By Cathy Eck
My Michelangelo Obsession Confession
In the summer of 2010, I left a life I knew for 33 years and traveled cross-country to start over. In late October 2010, my friend sent me Rob Brezsny’s Free Will astrology reading from the local paper for the week of my birthday. It struck home because my biggest concern at the time was: Do I return to accounting where I’m accepted and unchallenged, or do continue my research where I’m unknown and considered a bit crazy?
“Michelangelo didn’t think of himself as primarily a painter. Sculpture was his first love. Yet in 1508 he was coaxed into painting prodigious frescoes on the ceiling of the Sistine Chapel. As he worked for four years, covering 12,000 square feet with sublime images, he sometimes complained and felt resentful. The project took him away from two large sculptures he would have preferred to be working on. He feared his enemies had convinced the Pope to give him this task in order to demonstrate how mediocre his painting was. But today his work in the Sistine Chapel is regarded as a masterpiece. I suspect that in 2011 you may face a version of Michelangelo’s dilemma, Scorpio: being offered a job you don’t consider your forte. It’s quite possible, however, that accepting this “diversion” will yield interesting results.”
Thus began my obsession with Michelangelo, which culminated in a magnificent trip to the Vatican to see his work first hand. I felt a sort of bonding of wounds with Michelangelo. I, too, had a constant feeling that people wanted something from me other than the gift that I was born to give. I was familiar with the emotion of resentment that arises when we try to squeeze our True Self into a very small box. I, too, wondered if some evil force was conspiring to keep me from being my True Self.
I was Successful to Everyone But Me
When I was a CPA, people often told me that I was born to do that work. I easily rose up the ladder of success. Even when I did something wrong, people ignored it. I was deemed flawless. Then I became an entrepreneur and expert in systems design. Once again, people listened to anything I said without question. I was flown all over the world. People gave me money for doing nothing.
But inside, I was like Michelangelo painting the Sistine Chapel. Yes, I had prestigious clients. I was viewed as an expert, and no one questioned my authority. But something felt off to me because I still believed that I had to package my gift in an acceptable false self wrapper.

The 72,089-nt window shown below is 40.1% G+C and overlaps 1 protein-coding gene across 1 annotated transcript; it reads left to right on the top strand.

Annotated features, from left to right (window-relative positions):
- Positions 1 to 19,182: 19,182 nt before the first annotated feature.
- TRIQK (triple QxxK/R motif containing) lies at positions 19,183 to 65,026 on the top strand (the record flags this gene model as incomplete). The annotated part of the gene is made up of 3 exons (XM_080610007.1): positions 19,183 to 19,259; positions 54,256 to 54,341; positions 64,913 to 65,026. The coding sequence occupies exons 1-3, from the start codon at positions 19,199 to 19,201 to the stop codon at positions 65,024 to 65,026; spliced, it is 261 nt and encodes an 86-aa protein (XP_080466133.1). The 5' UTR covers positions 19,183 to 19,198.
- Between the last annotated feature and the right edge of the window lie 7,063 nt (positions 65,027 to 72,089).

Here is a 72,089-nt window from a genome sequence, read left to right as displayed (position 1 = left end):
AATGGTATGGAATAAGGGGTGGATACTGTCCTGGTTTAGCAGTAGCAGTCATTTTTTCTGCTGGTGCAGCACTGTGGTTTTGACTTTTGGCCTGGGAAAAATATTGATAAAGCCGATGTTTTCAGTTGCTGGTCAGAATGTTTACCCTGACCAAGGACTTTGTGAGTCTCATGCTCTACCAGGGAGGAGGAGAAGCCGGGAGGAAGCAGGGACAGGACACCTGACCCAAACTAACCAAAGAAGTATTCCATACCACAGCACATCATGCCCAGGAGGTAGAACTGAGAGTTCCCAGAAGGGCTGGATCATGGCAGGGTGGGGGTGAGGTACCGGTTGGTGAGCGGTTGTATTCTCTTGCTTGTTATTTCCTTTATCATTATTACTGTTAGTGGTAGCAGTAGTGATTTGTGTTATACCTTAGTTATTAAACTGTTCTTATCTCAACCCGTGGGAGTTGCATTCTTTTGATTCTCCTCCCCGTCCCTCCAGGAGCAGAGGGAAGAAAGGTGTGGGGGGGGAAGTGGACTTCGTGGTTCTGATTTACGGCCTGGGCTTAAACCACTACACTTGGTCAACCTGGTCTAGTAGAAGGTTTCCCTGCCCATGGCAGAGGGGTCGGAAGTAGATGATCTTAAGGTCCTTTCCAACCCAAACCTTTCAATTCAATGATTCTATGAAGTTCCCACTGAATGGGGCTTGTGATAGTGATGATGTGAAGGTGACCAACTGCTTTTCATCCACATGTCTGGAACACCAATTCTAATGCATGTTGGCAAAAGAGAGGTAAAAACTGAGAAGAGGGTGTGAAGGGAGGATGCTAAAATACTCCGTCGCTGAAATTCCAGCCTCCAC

Michelangelo’s True Self Speaks
Michelangelo’s fresco of God creating the sun and shooting the moon to earth was said to be directly over the place where the Pope stood. Michelangelo knew that the teachings of religion were false, but he saw himself as powerless to change them. He was silent in words, but he could not contain the truth in his art because it was his gift.
Yet no one complained about that frame. They made up their own acceptable explanation because they presumed that Michelangelo thought like them. False selves do that. Their mind somehow translated his insult into something acceptable. As obvious as it is to us that the Pope was being mooned by God, even the Pope didn’t see it because he didn’t have the eyes to see.
Michelangelo’s wisdom began to speak to people during renovation work. They were standing in Michelangelo’s shoes on similar scaffolding, and suddenly they saw the ceiling from his eyes. They laughed because the ceiling was a virtual comic book. For hundreds of years, no one had noticed his jokes. They were implanted during a time when they would have been unacceptable, and they were finally seen at a time when they are the perfect message for the new age of awakening.
Our True Self Shines Through the Cracks
Often when we clear something significant from our mind, we feel naked, alone, and afraid. We see a completely different world than the masses. As Gloria Steinem said, “The truth will set you free, but first it will piss you off.” It is that stage of being pissed off that often causes people to turn back. To move on, we have to express ourselves within the trappings of society. Michelangelo did that by expressing his truth on the ceiling of the Sistine Chapel right under the eyes of the pope.
I was in the business world when I realized that initiation can’t be avoided. Thousands of years ago, initiation took place in temples. Initiates were hidden from the real world and trained by powerful initiators. That doesn’t exist anymore.
Initiation now takes place in the real world, in real jobs, and real relationships. Our tests are about being our True Self among friends, relatives, and bosses. Initiation is about putting your stamp on something even when you are given strict rules or told that you must obey. The goal of the initiate is to learn the power of our True Self and to realize that our True Self can’t be dimmed. It will shine through the smallest of cracks.
Michelangelo took the commission of painting the Sistine Chapel because he needed the money, but he painted it his way. I’m sure there were moments when he wondered if his rebellion would be noticed putting his life in jeopardy. But it wasn’t. In fact, his message remained pure in the most impure of locations. Today, people finally have the eyes to see the true wisdom of Michelangelo; I hope he is happy.
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